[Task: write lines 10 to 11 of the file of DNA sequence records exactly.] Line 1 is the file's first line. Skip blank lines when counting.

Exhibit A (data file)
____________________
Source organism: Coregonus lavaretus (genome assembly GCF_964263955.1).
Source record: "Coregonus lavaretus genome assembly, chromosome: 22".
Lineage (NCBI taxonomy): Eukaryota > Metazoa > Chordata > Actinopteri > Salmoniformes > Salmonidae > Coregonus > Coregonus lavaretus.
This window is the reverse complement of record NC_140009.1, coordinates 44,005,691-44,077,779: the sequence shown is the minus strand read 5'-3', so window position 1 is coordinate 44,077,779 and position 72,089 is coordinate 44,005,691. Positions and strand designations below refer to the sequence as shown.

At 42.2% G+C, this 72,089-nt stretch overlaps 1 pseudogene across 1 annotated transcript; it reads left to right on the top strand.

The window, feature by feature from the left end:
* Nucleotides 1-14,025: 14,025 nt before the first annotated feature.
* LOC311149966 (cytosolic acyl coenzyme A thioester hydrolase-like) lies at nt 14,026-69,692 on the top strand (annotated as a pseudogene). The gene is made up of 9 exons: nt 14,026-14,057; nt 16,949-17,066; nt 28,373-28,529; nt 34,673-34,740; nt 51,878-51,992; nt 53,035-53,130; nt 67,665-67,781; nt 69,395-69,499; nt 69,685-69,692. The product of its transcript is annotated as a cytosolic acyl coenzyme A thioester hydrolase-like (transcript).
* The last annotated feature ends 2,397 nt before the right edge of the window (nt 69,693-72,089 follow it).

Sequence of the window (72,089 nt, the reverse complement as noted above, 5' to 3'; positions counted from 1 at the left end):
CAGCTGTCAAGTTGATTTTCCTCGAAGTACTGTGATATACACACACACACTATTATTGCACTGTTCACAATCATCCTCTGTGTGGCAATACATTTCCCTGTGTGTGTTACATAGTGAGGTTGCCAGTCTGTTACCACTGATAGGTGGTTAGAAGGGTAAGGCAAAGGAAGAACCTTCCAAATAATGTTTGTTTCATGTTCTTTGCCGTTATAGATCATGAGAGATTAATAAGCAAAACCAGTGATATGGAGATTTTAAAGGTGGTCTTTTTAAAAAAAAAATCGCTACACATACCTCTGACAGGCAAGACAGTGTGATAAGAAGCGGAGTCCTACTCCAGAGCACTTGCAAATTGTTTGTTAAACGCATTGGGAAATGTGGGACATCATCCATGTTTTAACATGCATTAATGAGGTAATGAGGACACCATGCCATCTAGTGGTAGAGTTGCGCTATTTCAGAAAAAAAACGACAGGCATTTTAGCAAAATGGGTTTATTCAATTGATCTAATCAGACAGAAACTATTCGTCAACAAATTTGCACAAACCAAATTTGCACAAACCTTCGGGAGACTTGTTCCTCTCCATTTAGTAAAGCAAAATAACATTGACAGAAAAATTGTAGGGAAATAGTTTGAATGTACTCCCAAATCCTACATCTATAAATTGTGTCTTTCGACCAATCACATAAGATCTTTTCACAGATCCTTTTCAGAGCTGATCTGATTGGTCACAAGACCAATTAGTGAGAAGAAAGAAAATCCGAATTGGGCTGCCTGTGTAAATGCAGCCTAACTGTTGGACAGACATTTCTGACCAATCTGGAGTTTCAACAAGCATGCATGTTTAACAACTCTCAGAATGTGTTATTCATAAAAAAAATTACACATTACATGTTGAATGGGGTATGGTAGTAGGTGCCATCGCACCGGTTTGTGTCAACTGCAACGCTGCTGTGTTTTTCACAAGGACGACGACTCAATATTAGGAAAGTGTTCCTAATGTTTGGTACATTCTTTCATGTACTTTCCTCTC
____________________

Sequence of the window (72,089 nt, the reverse complement as noted above, 5' to 3'; positions counted from 1 at the left end):
CAGCTGTCAAGTTGATTTTCCTCGAAGTACTGTGATATACACACACACACTATTATTGCACTGTTCACAATCATCCTCTGTGTGGCAATACATTTCCCTGTGTGTGTTACATAGTGAGGTTGCCAGTCTGTTACCACTGATAGGTGGTTAGAAGGGTAAGGCAAAGGAAGAACCTTCCAAATAATGTTTGTTTCATGTTCTTTGCCGTTATAGATCATGAGAGATTAATAAGCAAAACCAGTGATATGGAGATTTTAAAGGTGGTCTTTTTAAAAAAAAAATCGCTACACATACCTCTGACAGGCAAGACAGTGTGATAAGAAGCGGAGTCCTACTCCAGAGCACTTGCAAATTGTTTGTTAAACGCATTGGGAAATGTGGGACATCATCCATGTTTTAACATGCATTAATGAGGTAATGAGGACACCATGCCATCTAGTGGTAGAGTTGCGCTATTTCAGAAAAAAAACGACAGGCATTTTAGCAAAATGGGTTTATTCAATTGATCTAATCAGACAGAAACTATTCGTCAACAAATTTGCACAAACCAAATTTGCACAAACCTTCGGGAGACTTGTTCCTCTCCATTTAGTAAAGCAAAATAACATTGACAGAAAAATTGTAGGGAAATAGTTTGAATGTACTCCCAAATCCTACATCTATAAATTGTGTCTTTCGACCAATCACATAAGATCTTTTCACAGATCCTTTTCAGAGCTGATCTGATTGGTCACAAGACCAATTAGTGAGAAGAAAGAAAATCCGAATTGGGCTGCCTGTGTAAATGCAGCCTAACTGTTGGACAGACATTTCTGACCAATCTGGAGTTTCAACAAGCATGCATGTTTAACAACTCTCAGAATGTGTTATTCATAAAAAAAATTACACATTACATGTTGAATGGGGTATGGTAGTAGGTGCCATCGCACCGGTTTGTGTCAACTGCAACGCTGCTGTGTTTTTCACAAGGACGACGACTCAATATTAGGAAAGTGTTCCTAATGTTTGGTACATTCTTTCATGTACTTTCCTCTC